Dealing with FOMO

Here are five ways to avoid feeling as though you are missing out on something big

FOMO, or ‘fear of missing out’, refers to the sensation of “worry that an exciting or intriguing event is now taking place elsewhere.” It entails a strong sensation of jealousy and has a negative impact on self-esteem.

Most individuals have been fascinated by the concept that someone, somewhere is having a better time or living a more adventurous life at some point in their lives. Smartphones and social media have made it simpler than ever to keep track of what others are up to. It’s unclear if social media is to blame, or merely makes it easier for people to engage in such sentiments.

The latter is more plausible, because people have been dealing with emotions like jealousy and remorse since the dawn of time. Looking at other people’s lives on social media for hours on end each day can exaggerate those feelings.

Avoid overusing social media

This might be the source of your problem. As previously stated, social media provides a fantasy world, so seeing people post these amazing posts when you aren’t there can feel like a shot to the heart. Aside from acknowledging that the posts may not always provide a genuine picture of what the event is like, there is another extremely simple solution: Avoid using social media. Listen, I am not suggesting you to give it up completely, but perhaps take the night off from browsing through Facebook, Instagram, and Twitter and instead focus on whatever you’re doing right now. Is it an effective method of combating FOMO? No. Will it make a difference? For sure.

Be grateful and remind yourself it’s ok to not be able to do it all

Rather than going after illusions that we feel would fulfil us, we should develop gratitude. This practice encourages us to appreciate what we have more profoundly rather than focusing on what we lack or seek. FOMO is the dread of not having something essential to our well-being. Gratitude permits us to count our blessings right now, in this moment, when life is genuinely happening.

There aren’t unlimited hours in the day, and if there were, we would all be ecstatic because we would be able to not only do whatever we needed to do at work, but also never have to miss out on spending time with our friends and family.

Regrettably, that will never be the case. We need to select and choose what we can say “yes” to, and accept that we won’t be able to say “yes” to everything. If you’re worried about not being asked to events in the future, tell the person who invited you that while your schedule won’t allow it this time, they’ll be a priority the next time. Finally, do your best to strike a balance.

Seek out real connections

When you are sad or nervous, you may find yourself desiring a deeper connection, which is normal. Loneliness and exclusion are our brain’s method of notifying us that we need to make more relationships with people and boost our sense of belonging. Making arrangements with a good buddy, planning a group outing, or doing anything social that gets you out with friends may be a refreshing change of pace and can help you shake the sensation that you are missing out. It places you in the middle of the action. You won’t have to worry about not being invited to participate if you’re the one making the plans. At the same time, you get to control how the day goes. You have the opportunity to make it truly enjoyable for your attendees, so arrange something they will appreciate.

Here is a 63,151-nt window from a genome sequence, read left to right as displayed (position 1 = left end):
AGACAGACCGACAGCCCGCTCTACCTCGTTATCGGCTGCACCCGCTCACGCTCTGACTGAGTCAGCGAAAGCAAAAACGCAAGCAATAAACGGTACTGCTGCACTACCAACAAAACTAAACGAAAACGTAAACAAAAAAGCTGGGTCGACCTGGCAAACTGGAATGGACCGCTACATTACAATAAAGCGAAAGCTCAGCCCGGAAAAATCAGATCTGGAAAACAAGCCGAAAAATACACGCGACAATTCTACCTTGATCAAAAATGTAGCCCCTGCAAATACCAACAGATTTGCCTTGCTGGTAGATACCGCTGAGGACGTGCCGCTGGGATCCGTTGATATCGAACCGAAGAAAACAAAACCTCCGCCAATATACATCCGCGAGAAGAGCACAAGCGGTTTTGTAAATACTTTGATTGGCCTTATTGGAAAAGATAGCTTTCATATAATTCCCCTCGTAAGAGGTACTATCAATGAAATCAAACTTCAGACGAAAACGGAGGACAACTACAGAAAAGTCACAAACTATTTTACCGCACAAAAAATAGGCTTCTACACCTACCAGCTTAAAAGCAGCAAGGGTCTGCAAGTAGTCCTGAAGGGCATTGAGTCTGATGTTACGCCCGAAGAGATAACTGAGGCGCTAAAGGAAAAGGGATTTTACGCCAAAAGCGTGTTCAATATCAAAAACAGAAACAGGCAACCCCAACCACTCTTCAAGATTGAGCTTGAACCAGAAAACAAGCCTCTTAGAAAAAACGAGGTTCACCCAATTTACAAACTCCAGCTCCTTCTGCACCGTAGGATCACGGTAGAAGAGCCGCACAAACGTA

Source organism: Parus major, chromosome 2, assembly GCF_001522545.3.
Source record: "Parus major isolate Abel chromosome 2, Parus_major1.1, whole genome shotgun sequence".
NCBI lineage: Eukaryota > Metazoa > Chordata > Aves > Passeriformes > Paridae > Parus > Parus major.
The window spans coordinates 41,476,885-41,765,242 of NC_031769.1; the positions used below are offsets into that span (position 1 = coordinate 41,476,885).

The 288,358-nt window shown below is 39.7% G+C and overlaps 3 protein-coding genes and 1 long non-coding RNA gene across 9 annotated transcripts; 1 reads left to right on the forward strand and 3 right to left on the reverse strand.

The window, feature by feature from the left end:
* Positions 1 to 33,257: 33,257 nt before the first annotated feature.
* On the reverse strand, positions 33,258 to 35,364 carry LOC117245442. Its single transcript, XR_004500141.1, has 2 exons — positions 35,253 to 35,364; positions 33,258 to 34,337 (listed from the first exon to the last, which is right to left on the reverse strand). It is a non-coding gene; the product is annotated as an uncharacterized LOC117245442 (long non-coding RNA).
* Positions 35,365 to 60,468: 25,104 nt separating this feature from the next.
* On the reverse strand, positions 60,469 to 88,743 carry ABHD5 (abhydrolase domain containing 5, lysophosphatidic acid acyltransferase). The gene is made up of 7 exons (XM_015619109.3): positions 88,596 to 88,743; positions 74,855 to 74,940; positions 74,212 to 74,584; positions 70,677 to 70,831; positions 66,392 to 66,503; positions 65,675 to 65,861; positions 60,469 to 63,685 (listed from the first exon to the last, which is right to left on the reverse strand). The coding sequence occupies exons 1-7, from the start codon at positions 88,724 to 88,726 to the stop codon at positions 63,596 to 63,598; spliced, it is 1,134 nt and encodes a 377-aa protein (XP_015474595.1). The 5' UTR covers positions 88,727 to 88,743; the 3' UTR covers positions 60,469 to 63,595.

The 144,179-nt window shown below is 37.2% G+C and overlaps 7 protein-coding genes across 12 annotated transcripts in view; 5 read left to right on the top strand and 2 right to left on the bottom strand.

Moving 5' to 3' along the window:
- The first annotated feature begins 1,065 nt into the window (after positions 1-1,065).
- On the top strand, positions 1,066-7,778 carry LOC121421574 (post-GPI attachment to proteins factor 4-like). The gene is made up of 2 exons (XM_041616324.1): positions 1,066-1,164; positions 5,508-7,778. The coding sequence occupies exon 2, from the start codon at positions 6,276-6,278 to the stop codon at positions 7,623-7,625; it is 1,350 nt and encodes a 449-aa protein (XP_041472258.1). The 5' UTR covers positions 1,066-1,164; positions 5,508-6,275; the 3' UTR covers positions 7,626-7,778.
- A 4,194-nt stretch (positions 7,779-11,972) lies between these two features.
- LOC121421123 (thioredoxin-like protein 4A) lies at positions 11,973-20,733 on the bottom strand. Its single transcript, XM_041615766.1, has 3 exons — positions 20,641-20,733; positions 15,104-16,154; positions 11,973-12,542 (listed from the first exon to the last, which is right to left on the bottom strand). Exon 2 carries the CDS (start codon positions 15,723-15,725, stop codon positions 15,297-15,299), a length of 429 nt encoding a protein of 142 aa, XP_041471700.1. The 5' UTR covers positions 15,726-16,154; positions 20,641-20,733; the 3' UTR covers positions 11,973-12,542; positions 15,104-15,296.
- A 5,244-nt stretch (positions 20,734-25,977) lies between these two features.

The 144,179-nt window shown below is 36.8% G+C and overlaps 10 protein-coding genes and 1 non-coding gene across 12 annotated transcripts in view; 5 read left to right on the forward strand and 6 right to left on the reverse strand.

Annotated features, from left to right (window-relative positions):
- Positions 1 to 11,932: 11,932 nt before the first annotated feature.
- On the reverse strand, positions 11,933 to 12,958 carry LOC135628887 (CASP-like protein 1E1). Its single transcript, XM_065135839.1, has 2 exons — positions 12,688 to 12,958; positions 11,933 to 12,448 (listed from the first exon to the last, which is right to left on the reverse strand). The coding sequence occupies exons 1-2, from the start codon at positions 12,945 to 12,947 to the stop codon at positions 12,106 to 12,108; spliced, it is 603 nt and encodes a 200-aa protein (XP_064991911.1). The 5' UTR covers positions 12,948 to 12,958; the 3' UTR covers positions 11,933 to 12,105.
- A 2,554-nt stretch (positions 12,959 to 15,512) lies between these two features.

Slow down

Most of us move at a quicker rate than is required or healthy for our well-being. Practice taking your time when performing daily duties or when eating, driving and even talking. To encourage oneself, it might be beneficial to put reminders of your purpose in visible areas. Have a sign that simply says “Slow down.” Trust me, it is effective. Enlisting the aid of others, particularly those with whom you reside or have strong ties, may be quite beneficial.

Keep a journal

It is common practice to use social media to keep track of the fun things you do. However, you may get preoccupied with whether or not others are verifying your experiences online. If this is the case, you might choose to save some of your images and memories offline and create a personal diary of your favourite recollections, either online or on paper. Keeping a gratitude journal will help remind you that you still have a lot to be thankful for. It teaches your brain to think more positively and in the current moment of your life. It assists you in shifting your priorities away from public approbation, and toward private enjoyment of the things that make your life wonderful. This adjustment might occasionally assist you in breaking free from the cycle of social media and FOMO.

Although FOMO is closely associated with social media use, it is crucial to note that it is a very genuine and widespread experience among individuals of all ages. Everyone has FOMO at some point in their lives. FOMO may be difficult to overcome at first, but with a little effort, we can all get better at avoiding it. By following the advice provided here, you may help yourself feel a little more calm, cool, and collected the next time you have to miss a get-together.

You may also like...